A false positive is an alert that incorrectly indicates a vulnerability exists or malicious activity is occurring. These false positives add a substantial number of alerts that need to be evaluated, increasing the noise level for security teams.
False positives may be triggered by a variety of incidents, such as:
- User repeatedly mistypes their password, triggering a brute-force alarm
- Scanning and security software identifies a legitimate operation as an attack
- A signature configured to identify a type of malware misidentifies an activity
- Software bugs misidentified as an attack
- Unrecognized network traffic
- Application security testing tools misidentify results as security issues
The increase of security testing and monitoring tools increases the overall number of alerts security teams receive, which in turn increases the number of false positives coming in to be triaged. These types of security events increase the noise for overburdened security teams, making them more likely to ignore valid security events because they assume they are false positives.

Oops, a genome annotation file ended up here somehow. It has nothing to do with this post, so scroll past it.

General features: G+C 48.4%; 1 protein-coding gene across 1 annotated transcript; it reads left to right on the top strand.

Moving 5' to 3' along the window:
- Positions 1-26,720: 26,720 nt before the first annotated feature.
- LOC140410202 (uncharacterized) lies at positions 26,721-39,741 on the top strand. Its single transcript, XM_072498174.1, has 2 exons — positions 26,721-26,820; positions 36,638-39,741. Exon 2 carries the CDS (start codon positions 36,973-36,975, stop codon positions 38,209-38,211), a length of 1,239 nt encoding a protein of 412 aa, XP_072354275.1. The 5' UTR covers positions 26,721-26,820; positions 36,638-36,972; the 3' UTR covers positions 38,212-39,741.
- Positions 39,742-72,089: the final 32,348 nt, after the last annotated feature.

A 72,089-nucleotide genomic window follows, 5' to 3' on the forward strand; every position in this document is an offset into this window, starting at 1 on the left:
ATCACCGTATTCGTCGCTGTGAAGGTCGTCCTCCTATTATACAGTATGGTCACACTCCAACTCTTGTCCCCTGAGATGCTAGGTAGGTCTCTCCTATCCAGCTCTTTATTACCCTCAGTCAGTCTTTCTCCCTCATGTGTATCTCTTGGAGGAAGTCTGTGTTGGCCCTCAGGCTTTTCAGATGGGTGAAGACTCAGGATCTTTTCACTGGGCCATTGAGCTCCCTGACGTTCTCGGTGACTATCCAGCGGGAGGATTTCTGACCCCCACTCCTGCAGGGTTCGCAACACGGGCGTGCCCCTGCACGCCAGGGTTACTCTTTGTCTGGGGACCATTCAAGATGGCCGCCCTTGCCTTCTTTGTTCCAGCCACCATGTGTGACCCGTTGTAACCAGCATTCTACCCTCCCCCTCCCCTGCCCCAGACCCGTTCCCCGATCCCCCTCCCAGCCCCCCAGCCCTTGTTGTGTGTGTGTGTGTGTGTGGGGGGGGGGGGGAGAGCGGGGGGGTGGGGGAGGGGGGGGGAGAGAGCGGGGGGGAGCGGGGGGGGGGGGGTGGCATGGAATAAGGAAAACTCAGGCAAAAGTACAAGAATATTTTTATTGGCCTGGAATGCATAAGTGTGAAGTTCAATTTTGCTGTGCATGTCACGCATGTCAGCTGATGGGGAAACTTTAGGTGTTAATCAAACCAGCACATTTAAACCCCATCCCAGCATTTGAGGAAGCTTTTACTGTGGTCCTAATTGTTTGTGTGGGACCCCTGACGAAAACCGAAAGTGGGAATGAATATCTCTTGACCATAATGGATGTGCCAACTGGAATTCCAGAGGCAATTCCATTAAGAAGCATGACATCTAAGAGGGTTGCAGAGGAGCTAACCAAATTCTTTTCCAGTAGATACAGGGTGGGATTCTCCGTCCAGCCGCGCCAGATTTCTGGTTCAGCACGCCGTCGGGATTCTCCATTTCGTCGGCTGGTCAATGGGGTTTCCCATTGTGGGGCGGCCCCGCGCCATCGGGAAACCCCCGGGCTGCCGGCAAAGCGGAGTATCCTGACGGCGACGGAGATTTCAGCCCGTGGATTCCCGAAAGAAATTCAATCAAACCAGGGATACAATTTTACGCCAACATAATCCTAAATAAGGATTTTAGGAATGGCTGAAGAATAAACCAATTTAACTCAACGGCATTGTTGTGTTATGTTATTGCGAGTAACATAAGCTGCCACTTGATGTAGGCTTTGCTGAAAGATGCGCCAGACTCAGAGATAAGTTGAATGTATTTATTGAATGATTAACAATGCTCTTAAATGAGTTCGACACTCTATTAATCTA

Realistically, security teams cannot and do not need to resolve every single issue exposed by alerts, nor can software development and testing teams analyze each alert. These teams get a high number of alerts and it requires time to investigate each alert. When time-constrained teams continuously receive a high number of alerts, they are more likely to experience alert fatigue and focus on instances where there is a clear issue that needs to be resolved.
False positives increase the likelihood that internal security teams will miss important security events because they believe them to be invalid or simply see too many alerts to investigate each one. False negatives are similarly problematic, because they show that no vulnerability or security issue is present when there actually is a problem that needs to be addressed.
While some number of false positives will be investigated to verify that they do not, in fact, pose a threat to the organization, false negatives are less likely to be investigated as test results appear to indicate that the software is functioning as intended. Both false positives and false negatives can pose a threat to security teams and the organizations they protect.